We identified 11 key mutations controlling oligomeric state, all distant from the interfaces and outside ligand-binding pockets. We confirmed the role of these allosteric mutations by engineering a shift in oligomeric state in an inferred ancestral PyrR protein (intermediate in sequence between the extant orthologs). We further used the inferred ancestral states and their mutants to show that the allosteric mutations are part of a downhill adaptation of the PyrR proteins to lower temperatures. We compared the x-ray crystal structures of ancestral and engineered PyrR proteins to the free and GMP-bound structure of the mesophilic BsPyrR, which shifts its equilibrium from dimer to tetramer upon ligand binding. Binding of the allosteric molecule introduces a change in intersubunit geometry that is equivalent to the evolutionary difference in intersubunit geometry between the dimeric and tetrameric homologs. We further find that the difference in oligomeric state is coupled to the difference in intrinsic dynamics of the dimers. Finally, we used the residue-residue contact network approach to show that the residues corresponding to the allosteric mutations undergo large contact rewiring when the intersubunit geometry and, in turn, oligomeric state change, either by GMP binding or by the introduction of allosteric mutations.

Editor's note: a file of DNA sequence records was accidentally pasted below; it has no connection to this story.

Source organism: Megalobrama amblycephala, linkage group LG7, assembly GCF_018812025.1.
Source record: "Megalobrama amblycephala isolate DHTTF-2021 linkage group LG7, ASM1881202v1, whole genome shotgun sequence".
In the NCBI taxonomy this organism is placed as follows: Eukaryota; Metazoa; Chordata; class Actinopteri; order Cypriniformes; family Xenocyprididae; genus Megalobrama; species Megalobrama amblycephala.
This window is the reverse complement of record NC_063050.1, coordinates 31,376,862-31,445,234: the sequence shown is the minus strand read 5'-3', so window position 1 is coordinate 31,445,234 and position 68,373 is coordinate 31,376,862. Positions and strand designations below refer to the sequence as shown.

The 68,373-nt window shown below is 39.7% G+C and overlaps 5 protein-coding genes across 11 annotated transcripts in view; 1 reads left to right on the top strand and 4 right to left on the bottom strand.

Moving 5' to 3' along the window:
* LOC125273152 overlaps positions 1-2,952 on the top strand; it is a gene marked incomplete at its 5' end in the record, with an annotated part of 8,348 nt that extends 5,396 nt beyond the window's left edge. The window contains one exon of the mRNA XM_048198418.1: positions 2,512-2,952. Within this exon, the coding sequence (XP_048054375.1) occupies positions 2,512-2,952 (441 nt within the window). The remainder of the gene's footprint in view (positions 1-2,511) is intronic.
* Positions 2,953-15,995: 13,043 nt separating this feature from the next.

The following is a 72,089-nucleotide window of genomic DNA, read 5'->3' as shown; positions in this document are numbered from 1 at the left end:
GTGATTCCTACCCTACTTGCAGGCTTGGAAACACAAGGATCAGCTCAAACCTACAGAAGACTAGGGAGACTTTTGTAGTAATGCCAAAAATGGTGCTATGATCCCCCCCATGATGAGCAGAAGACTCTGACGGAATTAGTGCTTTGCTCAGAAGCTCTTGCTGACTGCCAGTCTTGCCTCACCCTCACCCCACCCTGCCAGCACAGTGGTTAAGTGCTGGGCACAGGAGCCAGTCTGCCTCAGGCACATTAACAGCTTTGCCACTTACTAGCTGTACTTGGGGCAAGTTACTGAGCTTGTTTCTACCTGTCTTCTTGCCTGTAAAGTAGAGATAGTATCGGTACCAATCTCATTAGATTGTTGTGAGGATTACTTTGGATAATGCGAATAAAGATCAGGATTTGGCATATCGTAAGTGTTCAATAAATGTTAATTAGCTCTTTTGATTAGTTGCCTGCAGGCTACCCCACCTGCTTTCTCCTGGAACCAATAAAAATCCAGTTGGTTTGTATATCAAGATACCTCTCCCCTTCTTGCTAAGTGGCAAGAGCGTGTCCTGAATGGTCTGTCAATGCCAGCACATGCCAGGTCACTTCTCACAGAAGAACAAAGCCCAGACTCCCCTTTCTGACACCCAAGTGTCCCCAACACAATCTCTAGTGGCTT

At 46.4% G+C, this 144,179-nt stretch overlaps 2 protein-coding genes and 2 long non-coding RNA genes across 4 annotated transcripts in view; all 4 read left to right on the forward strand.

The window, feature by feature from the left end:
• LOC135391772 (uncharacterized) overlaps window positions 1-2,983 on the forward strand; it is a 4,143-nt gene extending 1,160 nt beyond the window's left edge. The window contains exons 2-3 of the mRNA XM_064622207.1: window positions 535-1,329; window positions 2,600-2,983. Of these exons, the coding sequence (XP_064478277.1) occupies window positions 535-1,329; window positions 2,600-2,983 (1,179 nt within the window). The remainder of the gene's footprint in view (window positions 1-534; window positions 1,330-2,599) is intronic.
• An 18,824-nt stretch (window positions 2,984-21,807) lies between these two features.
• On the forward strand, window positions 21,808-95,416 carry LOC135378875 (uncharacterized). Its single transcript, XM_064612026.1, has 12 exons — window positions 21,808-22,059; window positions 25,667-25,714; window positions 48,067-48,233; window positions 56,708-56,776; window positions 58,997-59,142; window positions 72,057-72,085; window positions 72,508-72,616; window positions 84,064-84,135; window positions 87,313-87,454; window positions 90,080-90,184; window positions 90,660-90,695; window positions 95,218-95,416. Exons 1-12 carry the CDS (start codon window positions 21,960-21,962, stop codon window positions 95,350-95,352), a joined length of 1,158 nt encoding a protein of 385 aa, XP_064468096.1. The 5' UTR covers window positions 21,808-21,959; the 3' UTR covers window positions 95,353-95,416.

Conclusion

We show that evolution employs the intrinsic dynamics of this protein to toggle a conformational switch in a manner similar to that of small molecules. Shifting the relative populations of different states by subtle modifications is a process central to protein function and, as shown here, also to protein evolution. This suggests that we can learn from evolution and design proteins with multiple conformational states.

Abstract

Evolution and design of protein complexes are almost always viewed through the lens of amino acid mutations at protein interfaces. We showed previously that residues not involved in the physical interaction between proteins make important contributions to oligomerization by acting indirectly or allosterically. In this work, we sought to investigate the mechanism by which allosteric mutations act, using the example of the PyrR family of pyrimidine operon attenuators. In this family, a perfectly sequence-conserved helix that forms a tetrameric interface is exposed as solvent-accessible surface in dimeric orthologs. This means that mutations must be acting from a distance to destabilize the interface. We identified 11 key mutations controlling oligomeric state, all distant from the interfaces and outside ligand-binding pockets. Finally, we show that the key mutations introduce conformational changes equivalent to the conformational shift between the free versus nucleotide-bound conformations of the proteins.

Controlling the state of dynamic proteins

Small molecules that change the oligomeric state of proteins by binding to a site distant from the interface are called allosteric. They often act by taking advantage of intrinsic protein dynamics and stabilizing a particular conformation of the protein. Perica et al. show that mutations can similarly act at a distance to change protein conformation. They identified 11 mutations in an RNA- binding protein that determine whether it is stable as a dimer or a tetramer. Examination of ancestral sequences showed that the allosteric mutations are part of a downhill adaptation to lower environmental temperatures. This mechanism for modulating the oligomeric state is probably common in evolution.

Science, this issue 10.1126/science.1254346